So given all this information in front of us, why was the most recent CMS commentary on hospital readmission rates so positive? In the blog post, Patrick Conway, M.D., principal deputy administrator and chief medical officer, CMS; and Tim Gronniger, deputy chief of staff, CMS, wrote that “The data show that these efforts are working,” referring to the Hospital Readmissions Reduction Program as well as the agency’s Partnership for Patients initiative, which aims to make hospital care safer and improve the quality of care for individuals as they move from one healthcare setting to another.
What Do the Numbers Really Say?
Taking a deeper look into the CMS data on readmission rates, the agency’s readmission rates table shows a state-by-state breakdown of hospital admissions and readmission rates in 2010 versus 2015. In Alaska, for example, in 2010, there were 9,809 hospital admissions for the given conditions in the federal program, with a readmission rate of 14.5 percent. In 2015, Alaska had 9,954 hospital admissions, with a readmission rate of 13.7 percent, resulting in a reduction of 100 readmitted patients—across all hospitals covered in the state, five years later. Is that really reason to celebrate?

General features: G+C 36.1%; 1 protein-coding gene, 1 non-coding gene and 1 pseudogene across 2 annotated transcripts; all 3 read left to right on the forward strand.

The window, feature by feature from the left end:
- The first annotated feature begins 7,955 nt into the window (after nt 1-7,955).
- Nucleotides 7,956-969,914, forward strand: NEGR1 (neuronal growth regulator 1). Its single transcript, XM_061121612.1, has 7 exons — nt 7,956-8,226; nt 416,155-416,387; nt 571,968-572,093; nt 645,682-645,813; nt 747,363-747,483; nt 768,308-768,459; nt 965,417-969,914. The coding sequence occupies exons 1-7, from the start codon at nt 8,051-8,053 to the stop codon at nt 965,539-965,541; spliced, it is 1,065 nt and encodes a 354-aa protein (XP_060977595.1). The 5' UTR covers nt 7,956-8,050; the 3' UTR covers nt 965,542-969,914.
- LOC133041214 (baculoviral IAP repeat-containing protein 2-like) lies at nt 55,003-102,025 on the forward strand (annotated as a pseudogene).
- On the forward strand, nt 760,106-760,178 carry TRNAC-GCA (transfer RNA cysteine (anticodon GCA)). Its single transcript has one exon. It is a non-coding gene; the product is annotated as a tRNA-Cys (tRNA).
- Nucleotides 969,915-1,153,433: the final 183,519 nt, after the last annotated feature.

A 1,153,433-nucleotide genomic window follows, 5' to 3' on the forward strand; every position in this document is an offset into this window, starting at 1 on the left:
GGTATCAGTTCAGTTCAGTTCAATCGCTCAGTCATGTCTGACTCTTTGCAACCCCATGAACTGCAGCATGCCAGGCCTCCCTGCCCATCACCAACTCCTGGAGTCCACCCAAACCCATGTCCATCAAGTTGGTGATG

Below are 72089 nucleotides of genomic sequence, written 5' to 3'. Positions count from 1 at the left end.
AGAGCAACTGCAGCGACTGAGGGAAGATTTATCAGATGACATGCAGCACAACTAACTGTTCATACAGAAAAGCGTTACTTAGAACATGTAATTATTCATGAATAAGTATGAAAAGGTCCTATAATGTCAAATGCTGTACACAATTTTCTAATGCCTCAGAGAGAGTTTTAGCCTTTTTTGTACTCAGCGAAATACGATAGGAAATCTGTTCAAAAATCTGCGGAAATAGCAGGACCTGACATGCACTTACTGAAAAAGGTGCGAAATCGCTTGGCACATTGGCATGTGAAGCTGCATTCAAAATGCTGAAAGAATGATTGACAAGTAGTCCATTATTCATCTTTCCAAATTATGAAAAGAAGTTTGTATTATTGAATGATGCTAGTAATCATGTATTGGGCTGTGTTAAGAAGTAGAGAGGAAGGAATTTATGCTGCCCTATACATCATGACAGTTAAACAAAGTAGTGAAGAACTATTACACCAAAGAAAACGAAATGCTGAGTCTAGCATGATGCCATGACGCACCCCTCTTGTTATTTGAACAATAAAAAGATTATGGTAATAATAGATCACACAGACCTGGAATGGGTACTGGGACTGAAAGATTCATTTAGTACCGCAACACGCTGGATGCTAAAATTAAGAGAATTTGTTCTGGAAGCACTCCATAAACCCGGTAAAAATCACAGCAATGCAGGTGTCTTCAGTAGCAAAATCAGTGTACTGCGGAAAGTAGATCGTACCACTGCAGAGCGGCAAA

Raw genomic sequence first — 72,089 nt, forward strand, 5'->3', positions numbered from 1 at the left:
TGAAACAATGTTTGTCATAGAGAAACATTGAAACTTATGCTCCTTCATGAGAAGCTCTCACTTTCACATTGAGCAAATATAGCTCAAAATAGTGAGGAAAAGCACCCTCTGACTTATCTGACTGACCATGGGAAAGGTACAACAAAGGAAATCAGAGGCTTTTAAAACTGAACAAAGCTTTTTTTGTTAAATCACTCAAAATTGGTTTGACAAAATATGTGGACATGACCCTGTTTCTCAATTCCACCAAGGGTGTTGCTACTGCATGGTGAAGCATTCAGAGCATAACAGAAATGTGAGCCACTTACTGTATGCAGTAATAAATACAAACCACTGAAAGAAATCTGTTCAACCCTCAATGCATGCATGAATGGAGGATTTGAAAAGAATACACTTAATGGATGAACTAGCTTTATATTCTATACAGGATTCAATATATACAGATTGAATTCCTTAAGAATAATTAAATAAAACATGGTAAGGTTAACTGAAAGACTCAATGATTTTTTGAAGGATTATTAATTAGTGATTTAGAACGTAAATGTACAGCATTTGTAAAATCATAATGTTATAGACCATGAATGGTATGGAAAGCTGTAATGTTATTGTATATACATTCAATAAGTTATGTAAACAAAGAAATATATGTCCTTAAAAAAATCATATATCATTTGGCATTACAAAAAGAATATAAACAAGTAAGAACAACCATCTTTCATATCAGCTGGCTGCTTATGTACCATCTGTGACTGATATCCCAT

Using this one state example, the data reveals a small change in the raw numbers when you boil it down to the actual number of patients being readmitted. Other states have much higher readmission reduction numbers than Alaska of course, but also have more hospitals and more admissions. Thus, it begs the question, Is this data really an indicator of success, especially when some 76 percent of hospitals in the program are seeing pay cuts as a result of too many avoidable readmissions?